Federal and state leaders praised President Joseph R. Biden’s decision Tuesday to tap millions of gallons of fuel from the national reserve to lower energy prices. The move came as the leading Republican nominee in New York’s 2022 gubernatorial race started a lengthy tour demanding the governor take action to further reduce travel costs for Thanksgiving.
White House officials on Tuesday said they ordered 50 million barrels of oil released from the Strategic Petroleum Reserve to bring down energy costs in coordination with other countries, including China.
The move is an effort to bring down rising gas prices. Gasoline prices nationwide are averaging about $3.40 a gallon, more than double the average a year ago, according to the American Automobile Association.
In New York, the average price statewide Tuesday was $3.57 per gallon, and higher upstate around $3.60 per gallon. The state’s highest recorded average price of gasoline hit $4.31 on July 9, 2008, at the height of the Great Recession, according to AAA.
“American consumers are feeling the impact of elevated gas prices at the pump and in their home heating bills, and American businesses are, too, because oil supply has not kept up with demand as the global economy emerges from the pandemic,” the White House said in a statement.
The oil release will be taken in parallel with other nations including India, Japan, the Republic of Korea and the United Kingdom, all major energy consumers.
Senate Majority Leader Charles E. Schumer, D-N.Y., sent a letter to Biden on Nov. 14, urging him to allow sales of oil from the national strategic petroleum reserve to increase the available oil supply and lower fuel costs at the pump.
Schumer on Monday said the president’s decision to release oil from the reserve is good news for families.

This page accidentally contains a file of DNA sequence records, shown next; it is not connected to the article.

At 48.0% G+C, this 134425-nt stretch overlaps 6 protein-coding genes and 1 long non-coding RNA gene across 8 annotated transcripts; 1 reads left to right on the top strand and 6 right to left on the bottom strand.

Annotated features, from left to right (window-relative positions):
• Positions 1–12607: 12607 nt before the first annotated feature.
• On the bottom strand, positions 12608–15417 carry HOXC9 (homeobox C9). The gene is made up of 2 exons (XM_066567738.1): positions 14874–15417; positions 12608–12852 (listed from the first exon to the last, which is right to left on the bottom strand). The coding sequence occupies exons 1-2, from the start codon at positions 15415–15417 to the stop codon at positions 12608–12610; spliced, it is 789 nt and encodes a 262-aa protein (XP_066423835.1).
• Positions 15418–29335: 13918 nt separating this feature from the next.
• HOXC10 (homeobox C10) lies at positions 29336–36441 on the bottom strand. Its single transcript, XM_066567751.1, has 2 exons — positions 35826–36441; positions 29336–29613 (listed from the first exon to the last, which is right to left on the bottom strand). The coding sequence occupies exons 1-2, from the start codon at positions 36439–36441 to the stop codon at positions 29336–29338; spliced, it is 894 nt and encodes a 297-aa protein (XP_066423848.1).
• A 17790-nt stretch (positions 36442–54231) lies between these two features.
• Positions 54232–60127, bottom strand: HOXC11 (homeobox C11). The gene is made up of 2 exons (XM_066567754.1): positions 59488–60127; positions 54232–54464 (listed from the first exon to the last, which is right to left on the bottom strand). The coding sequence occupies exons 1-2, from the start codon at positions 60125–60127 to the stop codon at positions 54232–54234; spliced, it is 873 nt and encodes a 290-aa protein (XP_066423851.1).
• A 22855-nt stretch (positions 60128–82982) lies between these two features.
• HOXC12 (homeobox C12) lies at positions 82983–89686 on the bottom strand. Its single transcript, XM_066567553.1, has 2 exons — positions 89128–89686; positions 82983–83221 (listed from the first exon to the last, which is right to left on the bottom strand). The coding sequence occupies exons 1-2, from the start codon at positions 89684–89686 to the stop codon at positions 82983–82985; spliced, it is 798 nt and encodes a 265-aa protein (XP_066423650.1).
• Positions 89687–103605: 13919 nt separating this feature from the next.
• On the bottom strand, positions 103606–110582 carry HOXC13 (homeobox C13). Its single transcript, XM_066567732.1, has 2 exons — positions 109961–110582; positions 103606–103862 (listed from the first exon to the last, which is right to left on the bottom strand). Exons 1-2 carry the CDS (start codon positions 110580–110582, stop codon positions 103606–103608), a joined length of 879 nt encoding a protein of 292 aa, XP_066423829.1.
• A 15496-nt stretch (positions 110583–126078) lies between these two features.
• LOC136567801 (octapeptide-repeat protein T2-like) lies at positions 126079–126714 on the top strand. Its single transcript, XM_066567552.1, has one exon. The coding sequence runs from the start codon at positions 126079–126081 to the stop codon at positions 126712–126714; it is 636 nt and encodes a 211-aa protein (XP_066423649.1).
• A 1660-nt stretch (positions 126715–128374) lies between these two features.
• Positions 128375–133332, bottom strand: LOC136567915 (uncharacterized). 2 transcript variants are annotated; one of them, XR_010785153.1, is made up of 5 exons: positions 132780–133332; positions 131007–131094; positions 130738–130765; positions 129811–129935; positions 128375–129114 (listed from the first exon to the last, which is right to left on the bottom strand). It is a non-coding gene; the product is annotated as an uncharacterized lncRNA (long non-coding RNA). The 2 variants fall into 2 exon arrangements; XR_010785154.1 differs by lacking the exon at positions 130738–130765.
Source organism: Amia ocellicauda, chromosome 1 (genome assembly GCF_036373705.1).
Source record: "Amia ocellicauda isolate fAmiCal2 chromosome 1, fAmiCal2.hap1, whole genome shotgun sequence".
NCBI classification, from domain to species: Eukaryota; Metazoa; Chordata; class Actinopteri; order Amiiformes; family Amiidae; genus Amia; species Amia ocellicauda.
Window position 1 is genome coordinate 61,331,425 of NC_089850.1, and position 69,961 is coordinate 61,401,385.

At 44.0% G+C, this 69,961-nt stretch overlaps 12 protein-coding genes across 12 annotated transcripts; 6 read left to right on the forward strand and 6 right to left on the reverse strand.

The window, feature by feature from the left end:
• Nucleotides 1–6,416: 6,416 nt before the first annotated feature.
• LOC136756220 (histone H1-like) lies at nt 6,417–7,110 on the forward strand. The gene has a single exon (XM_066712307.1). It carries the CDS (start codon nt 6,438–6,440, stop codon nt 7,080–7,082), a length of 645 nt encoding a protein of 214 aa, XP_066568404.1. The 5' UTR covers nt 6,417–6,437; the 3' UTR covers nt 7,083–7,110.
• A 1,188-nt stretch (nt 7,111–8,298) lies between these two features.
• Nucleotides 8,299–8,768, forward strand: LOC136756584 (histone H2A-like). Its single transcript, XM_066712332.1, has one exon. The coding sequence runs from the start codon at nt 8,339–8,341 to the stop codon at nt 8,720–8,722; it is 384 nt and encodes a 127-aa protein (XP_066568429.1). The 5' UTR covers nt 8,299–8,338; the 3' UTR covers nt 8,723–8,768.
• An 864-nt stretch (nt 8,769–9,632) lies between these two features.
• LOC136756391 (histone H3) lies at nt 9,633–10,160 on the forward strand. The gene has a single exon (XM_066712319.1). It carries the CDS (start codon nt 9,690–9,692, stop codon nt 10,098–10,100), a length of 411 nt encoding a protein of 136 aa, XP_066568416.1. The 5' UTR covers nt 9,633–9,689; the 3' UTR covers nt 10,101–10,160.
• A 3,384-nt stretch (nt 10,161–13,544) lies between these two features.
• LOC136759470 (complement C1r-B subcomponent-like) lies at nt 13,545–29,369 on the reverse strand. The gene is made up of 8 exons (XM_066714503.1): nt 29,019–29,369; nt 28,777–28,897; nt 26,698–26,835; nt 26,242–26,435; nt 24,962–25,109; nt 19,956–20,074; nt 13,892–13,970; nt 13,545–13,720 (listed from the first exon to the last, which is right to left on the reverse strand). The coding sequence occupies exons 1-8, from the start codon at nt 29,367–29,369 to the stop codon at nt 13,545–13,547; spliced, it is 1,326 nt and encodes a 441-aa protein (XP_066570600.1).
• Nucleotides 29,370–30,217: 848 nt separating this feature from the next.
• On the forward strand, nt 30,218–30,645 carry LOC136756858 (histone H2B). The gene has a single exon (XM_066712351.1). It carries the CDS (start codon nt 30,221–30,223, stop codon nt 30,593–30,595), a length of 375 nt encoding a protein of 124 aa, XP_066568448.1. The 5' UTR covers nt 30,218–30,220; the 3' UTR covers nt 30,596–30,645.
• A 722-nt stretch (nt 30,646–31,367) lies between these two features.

“I called for this to provide relief at the pump and signal to (Organization of the Petroleum Exporting Countries) they can’t manipulate supply to inflate gas prices,” Schumer said in a statement on Twitter. “Of course — the only long-term solution is to keep working to eliminate fossil fuel dependence and create a robust, green-energy economy.”
U.S. Sens. Chris Murphy and Richard Blumenthal, both D-Conn., and eight other federal Democratic lawmakers representing New England states sent a letter to Biden, a Democrat, on Oct. 28 to urge his administration to provide financial support and take steps to help lower energy costs for local families.
Sen. Kirsten E. Gillibrand, D-N.Y., did not sign the letter, but also voiced support for Biden’s decision Tuesday.
“President Biden’s administration is working diligently to get money back in the pockets of American families and to address supply issues head-on,” Gillibrand said in a statement. “Rising gas prices really hit New Yorkers’ pocketbooks, especially in places like Upstate New York and Long Island where we use our cars to get to work, school, the grocery store, and essential appointments. These are very real everyday costs and we should do everything we can to reduce the price of gas.”
U.S. Rep. Antonio Delgado, D-Rhinebeck, most recently called on Biden to tap the oil reserves last week.